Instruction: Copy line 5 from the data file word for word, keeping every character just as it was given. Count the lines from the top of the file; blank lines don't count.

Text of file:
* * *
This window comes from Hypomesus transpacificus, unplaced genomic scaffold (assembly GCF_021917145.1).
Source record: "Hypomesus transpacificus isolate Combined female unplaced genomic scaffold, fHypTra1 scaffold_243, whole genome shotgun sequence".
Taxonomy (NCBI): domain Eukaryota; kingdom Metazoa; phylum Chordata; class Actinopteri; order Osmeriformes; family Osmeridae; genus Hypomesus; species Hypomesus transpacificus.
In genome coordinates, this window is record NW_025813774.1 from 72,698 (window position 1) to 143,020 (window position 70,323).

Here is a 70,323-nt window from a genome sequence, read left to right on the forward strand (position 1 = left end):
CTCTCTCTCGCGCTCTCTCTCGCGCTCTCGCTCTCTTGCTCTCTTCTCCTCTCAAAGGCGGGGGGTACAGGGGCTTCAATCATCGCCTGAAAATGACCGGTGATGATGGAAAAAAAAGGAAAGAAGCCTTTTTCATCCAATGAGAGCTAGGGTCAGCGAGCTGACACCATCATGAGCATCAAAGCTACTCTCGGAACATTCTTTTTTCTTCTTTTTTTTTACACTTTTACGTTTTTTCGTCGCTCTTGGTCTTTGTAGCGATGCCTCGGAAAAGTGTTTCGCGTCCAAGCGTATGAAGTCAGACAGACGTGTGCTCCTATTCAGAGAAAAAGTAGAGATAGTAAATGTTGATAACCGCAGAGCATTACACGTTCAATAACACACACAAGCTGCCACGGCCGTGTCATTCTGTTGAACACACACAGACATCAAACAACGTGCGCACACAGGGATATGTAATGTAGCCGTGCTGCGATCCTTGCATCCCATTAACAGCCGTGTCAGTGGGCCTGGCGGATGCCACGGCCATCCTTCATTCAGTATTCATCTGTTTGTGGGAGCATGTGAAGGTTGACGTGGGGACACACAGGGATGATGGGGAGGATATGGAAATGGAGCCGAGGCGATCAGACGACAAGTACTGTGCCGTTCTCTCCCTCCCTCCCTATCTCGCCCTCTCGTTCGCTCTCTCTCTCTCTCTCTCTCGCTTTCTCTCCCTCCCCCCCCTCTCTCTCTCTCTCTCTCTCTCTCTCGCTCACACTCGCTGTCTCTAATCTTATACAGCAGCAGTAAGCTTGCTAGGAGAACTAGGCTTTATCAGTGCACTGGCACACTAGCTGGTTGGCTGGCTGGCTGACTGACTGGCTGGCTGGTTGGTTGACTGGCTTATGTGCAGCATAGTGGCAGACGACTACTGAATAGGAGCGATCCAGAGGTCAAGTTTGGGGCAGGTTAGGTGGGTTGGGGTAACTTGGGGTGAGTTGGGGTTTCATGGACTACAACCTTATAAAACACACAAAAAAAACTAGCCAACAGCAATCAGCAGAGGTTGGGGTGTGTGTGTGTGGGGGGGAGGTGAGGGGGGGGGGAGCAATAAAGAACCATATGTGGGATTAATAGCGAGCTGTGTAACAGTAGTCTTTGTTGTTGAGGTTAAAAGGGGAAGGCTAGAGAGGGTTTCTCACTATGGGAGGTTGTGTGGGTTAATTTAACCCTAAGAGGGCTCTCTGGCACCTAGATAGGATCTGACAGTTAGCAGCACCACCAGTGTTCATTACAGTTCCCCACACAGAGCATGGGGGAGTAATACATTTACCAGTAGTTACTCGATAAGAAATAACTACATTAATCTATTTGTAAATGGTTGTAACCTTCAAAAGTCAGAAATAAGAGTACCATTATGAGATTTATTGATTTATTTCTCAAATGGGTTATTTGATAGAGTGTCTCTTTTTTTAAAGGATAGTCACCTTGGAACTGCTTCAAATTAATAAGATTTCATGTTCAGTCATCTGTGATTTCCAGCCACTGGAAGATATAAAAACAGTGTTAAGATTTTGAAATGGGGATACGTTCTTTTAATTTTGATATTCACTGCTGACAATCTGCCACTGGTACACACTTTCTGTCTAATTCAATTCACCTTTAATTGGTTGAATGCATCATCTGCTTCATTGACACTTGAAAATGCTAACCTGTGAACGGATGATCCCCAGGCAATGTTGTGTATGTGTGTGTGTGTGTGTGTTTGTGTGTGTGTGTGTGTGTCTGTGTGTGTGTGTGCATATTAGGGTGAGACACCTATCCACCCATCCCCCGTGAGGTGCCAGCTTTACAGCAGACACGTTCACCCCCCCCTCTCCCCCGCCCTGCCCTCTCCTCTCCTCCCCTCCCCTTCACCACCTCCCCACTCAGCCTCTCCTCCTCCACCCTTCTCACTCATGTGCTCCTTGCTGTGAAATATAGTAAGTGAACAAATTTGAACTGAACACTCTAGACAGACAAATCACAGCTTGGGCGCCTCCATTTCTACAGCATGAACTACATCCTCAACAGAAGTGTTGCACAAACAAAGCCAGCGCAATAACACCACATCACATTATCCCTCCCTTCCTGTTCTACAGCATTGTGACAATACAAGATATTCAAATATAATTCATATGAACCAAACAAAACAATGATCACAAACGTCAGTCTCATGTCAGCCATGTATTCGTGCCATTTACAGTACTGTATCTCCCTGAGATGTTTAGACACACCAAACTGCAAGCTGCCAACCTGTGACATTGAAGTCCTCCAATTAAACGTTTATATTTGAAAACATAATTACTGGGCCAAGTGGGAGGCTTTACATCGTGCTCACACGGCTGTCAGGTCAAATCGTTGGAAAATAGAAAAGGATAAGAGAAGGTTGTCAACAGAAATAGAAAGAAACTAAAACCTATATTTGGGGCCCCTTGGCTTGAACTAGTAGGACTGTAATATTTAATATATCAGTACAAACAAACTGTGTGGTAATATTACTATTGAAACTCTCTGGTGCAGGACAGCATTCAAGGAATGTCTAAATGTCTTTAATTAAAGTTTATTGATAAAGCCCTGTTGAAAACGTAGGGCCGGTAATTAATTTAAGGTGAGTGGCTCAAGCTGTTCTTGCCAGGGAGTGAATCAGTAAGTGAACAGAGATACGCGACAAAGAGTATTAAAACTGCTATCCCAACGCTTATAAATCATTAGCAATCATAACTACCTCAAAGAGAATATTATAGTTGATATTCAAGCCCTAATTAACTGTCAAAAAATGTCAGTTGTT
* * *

Here is a 70,323-nt window from a genome sequence, read left to right on the forward strand (position 1 = left end):